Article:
Now the question shifts into: Do you know of a good character set detection library?

From my initial, and very superficial, search of the matter on this forum I found this thread message:
that contained the attached file chsdt.zip that is a translation into FPC/Lazarus of chsdet on sourceforge.

Is this any good or is there a more recent body of work on charset detection under FPC/Lazarus?

Cheers,
Gus
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avk

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This also means that I need to advise the user WHY I'm refusing to load his file...
I could think of it in the same way that FPC - X is expected at some position in the string, but Y is found. And TJSONParser supports this functionality.
But, as usual, the rabbit hole is much deeper than it looks. Just try passing this test suite to TJSONParser.
A leading 'n' in a filename means it should be rejected, and a leading 'y' means it should be accepted.

Gustavo 'Gus' Carreno

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Hey avk

I'm really sorry @avk, but I don't really understand what you're proposing me to do. :-\

If I use chsdet I can tell the user:  "JSON is UTF8 and your file is UTF16 with BOM, sorry won't read!"

What does your test suit help me do in terms of messaging the user that I'm not going to visualize his file?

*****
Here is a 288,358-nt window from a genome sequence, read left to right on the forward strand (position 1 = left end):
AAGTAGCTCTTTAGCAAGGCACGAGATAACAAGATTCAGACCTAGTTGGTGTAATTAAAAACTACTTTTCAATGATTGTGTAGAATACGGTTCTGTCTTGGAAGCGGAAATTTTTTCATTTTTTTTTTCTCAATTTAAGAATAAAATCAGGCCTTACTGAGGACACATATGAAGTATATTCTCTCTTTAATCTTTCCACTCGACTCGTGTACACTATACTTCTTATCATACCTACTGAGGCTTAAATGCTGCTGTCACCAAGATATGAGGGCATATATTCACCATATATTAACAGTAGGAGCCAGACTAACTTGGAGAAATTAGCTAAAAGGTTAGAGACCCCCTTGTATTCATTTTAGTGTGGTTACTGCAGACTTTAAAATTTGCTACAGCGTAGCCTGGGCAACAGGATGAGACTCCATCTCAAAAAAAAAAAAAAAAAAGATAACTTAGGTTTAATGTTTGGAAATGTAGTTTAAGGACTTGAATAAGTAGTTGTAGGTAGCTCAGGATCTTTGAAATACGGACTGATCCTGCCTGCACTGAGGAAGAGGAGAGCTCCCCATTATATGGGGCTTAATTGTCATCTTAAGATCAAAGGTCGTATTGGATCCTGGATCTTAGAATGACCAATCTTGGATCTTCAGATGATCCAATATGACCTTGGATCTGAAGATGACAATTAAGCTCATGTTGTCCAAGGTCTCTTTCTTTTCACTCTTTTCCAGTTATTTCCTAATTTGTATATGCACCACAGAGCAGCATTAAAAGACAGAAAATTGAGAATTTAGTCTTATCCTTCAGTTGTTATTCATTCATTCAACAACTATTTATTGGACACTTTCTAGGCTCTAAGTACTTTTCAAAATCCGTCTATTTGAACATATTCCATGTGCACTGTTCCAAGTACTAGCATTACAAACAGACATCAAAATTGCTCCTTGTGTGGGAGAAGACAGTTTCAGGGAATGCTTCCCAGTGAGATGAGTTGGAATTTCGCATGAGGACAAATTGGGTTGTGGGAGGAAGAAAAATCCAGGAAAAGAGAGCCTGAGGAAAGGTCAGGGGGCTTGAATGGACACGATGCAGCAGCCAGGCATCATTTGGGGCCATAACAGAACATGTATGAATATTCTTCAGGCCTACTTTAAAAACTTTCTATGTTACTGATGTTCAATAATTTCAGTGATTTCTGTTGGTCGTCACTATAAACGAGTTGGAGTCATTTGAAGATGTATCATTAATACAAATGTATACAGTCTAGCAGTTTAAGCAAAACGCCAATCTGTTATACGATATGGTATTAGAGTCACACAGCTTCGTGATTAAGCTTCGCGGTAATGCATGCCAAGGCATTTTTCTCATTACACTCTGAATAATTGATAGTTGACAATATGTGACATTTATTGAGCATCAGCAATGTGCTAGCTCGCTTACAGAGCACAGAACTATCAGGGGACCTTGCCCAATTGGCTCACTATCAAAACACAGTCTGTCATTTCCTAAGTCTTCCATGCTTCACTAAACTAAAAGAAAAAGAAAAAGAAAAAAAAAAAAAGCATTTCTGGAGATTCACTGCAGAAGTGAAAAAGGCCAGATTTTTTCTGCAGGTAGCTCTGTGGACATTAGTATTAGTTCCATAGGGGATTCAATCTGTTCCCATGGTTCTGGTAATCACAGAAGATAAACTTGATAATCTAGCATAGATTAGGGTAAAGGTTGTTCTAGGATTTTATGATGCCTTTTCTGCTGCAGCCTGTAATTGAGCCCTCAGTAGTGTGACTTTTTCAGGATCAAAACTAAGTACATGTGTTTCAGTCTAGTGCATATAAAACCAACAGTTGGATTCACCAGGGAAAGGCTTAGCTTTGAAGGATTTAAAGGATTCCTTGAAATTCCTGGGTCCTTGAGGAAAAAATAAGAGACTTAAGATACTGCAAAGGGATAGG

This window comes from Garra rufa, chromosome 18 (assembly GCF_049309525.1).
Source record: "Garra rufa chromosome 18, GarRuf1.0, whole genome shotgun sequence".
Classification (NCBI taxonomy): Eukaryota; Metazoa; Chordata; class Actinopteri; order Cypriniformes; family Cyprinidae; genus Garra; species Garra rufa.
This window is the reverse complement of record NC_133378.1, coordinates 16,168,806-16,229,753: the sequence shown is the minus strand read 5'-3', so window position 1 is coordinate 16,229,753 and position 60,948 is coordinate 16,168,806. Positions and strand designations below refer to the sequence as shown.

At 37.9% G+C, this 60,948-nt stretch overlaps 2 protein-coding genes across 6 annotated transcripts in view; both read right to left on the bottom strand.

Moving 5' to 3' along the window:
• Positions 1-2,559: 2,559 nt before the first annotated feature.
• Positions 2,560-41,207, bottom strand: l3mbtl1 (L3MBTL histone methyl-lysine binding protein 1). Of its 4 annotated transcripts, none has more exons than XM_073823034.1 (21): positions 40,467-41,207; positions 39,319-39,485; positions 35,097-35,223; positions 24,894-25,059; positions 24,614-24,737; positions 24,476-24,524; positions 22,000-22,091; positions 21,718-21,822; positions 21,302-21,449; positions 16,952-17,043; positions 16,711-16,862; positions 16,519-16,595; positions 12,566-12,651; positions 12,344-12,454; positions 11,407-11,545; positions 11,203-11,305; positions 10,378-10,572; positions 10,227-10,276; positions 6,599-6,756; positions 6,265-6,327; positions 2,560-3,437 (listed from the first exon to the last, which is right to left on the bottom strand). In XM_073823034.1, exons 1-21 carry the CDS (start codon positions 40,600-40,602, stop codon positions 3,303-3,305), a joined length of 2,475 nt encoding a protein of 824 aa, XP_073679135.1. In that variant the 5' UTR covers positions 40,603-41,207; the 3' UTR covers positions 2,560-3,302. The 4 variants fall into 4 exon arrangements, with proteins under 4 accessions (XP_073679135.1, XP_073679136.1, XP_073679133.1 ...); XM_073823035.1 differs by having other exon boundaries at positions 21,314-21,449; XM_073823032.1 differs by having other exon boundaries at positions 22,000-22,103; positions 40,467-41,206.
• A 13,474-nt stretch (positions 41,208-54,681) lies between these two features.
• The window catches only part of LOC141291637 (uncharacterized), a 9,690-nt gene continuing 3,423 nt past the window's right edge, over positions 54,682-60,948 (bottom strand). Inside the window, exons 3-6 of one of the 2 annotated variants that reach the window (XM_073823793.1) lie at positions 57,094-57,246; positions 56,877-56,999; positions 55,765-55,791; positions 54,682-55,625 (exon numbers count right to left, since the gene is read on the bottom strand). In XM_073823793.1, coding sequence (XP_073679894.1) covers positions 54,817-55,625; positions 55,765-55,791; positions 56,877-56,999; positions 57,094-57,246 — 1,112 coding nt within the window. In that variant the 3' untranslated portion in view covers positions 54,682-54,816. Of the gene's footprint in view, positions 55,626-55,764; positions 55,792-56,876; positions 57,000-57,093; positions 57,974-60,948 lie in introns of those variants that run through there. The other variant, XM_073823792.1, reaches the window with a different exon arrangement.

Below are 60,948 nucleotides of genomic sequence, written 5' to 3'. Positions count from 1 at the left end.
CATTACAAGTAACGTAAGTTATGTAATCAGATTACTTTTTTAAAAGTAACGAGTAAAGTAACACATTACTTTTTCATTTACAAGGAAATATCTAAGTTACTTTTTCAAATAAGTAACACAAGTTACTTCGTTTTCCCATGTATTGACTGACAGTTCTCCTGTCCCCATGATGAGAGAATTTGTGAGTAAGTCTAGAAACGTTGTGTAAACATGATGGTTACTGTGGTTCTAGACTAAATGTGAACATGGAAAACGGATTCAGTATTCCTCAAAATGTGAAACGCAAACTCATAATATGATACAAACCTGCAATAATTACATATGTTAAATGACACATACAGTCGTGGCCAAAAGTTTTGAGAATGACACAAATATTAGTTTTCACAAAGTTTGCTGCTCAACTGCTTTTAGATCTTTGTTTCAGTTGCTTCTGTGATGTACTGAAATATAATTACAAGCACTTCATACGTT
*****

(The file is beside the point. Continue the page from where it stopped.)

Cheers,
Gus
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lucamar

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However, using any format without strict adherence to the standard makes no sense.

That, as browser builders found to their chagrin, is rather difficult to accomplish. Generally speaking, when a "format" has had time to develop in several directions before a strict standard came about or when it is used for things it never was thought to deal with, one should follow the old IETF principle: be strict with what you emit but liberal with what you accept.

In this case, as with any text-based format, one must be ready to accept as many definitions of "text" as one possibly can, which is not as easy as it sounds. A few forms of text (UCS2, UTF16, ...) can be inferred from a "mark" in the text (the BOM), but with others one has to resort to "wild guesstimation", to byte-frequency analysis or ask the user what the heck he meant. Telling the user: "I don't like that file! Correct it and try again!" should be an absolutely last option reserved only for extremely bad-formed text.

IMHO, of course :-\
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avk

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What does your test suit help me do in terms of messaging the user that I'm not going to visualize his file?
I was just trying to say in such a clumsy way that even if you determine the encoding of the text, it does not automatically mean that the TJSONParser will be able to parse it correctly.

Gustavo 'Gus' Carreno

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Hey avk,

I was just trying to say in such a clumsy way that even if you determine the encoding of the text, it does not automatically mean that the TJSONParser will be able to parse it correctly.

Ahhh, get it now and I agree with you. But I'll still have the parse surrounded by a try..except and will report any exception text from said parser to the user.

At the moment if TJSONParser encounters a BOM it will error out with a cryptic "cannot find valid JSON at position 1" or something along this.
If I can eliminate issues with encoding and BOM before parsing, well, that's one less cryptic message, right?

And for that I need a reliable and modern tool for it, hence me asking if anyone has knowledge of it.

Cheers,
Gus